Proximity to holiness requires utmost caution

These limitations will at times mandate distance from God’s presence, which ultimately should create yearning for the states of purity.

NADAB AND ABIHU die before the Lord (photo credit: Wikimedia Commons)
NADAB AND ABIHU die before the Lord
(photo credit: Wikimedia Commons)
This week’s Torah portion presents the shocking death of Nadab and Abihu. God consumes the two sons of Aaron as He consumed the burnt offerings given on the eighth day. Rashi explains that the same fire that consumed the burnt offerings and fat parts on the outer altar started in the Holy of Holies to burn the incense and consumed Nadab and Abihu before traveling to the outer altar to consume the offerings.
Many explanations have been given – both critical and non-critical – as to why the two died. It is the midrashic explanation of the Sifra on Shmini that I feel most beautifully explains the story.
“That they in their joy, since they saw a new fire, came to heap love upon love.”
The commentary known as the Biur elaborates.
“Nadab and Abihu were towering personalities; they certainly did not maliciously transgress the word of the Lord. But in their superabundant joy, they lost their judgment and entered the Holy of Holies to burn fine incense although this was not commanded by Moses.”
Nadab and Abihu unfortunately deviated from the strict protocol determined by God that they had been following on the previous eight days. The response is harsh and immediate: They become the burnt offerings.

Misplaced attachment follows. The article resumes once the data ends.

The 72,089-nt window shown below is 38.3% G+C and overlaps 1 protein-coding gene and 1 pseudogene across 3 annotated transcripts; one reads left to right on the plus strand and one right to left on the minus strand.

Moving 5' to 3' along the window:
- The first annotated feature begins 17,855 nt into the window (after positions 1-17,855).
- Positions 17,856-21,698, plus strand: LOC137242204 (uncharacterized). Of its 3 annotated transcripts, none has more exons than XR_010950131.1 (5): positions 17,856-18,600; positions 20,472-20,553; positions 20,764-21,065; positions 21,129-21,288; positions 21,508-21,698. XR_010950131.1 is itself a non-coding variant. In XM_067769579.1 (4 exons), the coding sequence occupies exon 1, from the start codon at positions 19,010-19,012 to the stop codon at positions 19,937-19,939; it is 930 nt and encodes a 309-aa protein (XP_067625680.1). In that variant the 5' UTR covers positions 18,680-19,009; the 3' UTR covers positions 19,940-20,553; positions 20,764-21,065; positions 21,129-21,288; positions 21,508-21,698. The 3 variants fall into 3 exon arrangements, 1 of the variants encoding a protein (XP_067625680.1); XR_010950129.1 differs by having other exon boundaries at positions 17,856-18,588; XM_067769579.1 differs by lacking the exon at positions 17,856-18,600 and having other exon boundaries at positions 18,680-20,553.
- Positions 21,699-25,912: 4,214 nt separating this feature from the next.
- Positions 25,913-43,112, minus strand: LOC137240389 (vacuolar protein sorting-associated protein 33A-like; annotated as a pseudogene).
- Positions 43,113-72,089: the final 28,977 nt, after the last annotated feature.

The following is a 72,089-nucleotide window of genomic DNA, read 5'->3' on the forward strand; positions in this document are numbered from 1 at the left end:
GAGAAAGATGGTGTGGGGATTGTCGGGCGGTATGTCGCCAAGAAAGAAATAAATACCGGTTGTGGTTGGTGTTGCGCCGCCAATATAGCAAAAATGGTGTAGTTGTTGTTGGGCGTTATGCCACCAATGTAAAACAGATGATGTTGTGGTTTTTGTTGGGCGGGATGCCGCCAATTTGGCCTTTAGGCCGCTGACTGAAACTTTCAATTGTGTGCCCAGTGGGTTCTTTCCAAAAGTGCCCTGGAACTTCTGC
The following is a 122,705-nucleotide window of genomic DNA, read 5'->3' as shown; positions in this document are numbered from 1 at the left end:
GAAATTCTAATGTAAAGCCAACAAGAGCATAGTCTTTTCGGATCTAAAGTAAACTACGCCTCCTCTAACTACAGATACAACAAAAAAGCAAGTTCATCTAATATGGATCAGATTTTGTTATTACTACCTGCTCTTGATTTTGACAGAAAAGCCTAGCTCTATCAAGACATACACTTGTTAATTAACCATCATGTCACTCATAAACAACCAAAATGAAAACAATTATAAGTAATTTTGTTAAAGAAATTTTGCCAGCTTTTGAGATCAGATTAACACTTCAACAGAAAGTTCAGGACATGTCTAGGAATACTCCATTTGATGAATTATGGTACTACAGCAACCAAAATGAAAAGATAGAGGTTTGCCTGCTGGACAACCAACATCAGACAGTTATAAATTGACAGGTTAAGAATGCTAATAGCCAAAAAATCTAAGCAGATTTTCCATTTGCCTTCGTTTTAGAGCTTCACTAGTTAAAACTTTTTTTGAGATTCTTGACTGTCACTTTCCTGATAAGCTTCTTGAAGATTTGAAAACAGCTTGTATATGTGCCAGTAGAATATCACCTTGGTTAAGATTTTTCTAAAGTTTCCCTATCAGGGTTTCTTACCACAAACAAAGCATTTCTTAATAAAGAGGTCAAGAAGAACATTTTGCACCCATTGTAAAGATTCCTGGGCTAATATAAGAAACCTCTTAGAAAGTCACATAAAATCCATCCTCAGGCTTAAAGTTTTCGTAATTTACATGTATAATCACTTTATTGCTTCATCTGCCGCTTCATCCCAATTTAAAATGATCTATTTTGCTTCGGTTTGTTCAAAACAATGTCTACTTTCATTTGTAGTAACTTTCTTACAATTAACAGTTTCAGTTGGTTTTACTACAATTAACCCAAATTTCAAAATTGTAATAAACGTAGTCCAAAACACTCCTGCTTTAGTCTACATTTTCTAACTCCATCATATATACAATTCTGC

Says Ibn Ezra: “They died before the Lord because they thought they were doing something desirable before him.”
While their death is tragic, it is not as punitive as other punishments by death, because they become sacrifices accepted by God. They die before God, not distanced from Him. What we learn from this story is that intentions alone are not enough. There has to be strict adherence to the protocol of law, particularly in the context of the world of sacrifices.
The sons of Aaron may not have understood the consequences of deviating from protocol. But upon their deaths, Aharon and the children of Israel learned a fundamental lesson: proximity to holiness requires utmost caution.
To quote Rabbi Samson Raphael Hirsch on Leviticus 10:1-3: “There is no room for subjective discretion in any part of the sacrificial service in the Sanctuary. Precise limits and forms are prescribed which must be strictly adhered to, even for the free-will offerings. The closeness of and approach of God, which we seek with every offering, may only be found through obedience to and acceptance of God’s will. This is one of the points on which Judaism and paganism are diametrically opposed. The latter uses the offering as a means to achieving the divinity’s aid to fulfill one’s wishes. The Jewish offering means to place the one bringing the offering at God’s service… self-devised sacrifices would destroy the truth which is meant to achieve man’s submission… and would mean the glorification of arbitrary subjectivity.”
The world of sacrifices can quickly become a place of anarchy in which subjective desires and individual spiritual ecstasy can randomly override the institution, usurping any pretense of submission to the demands of one God.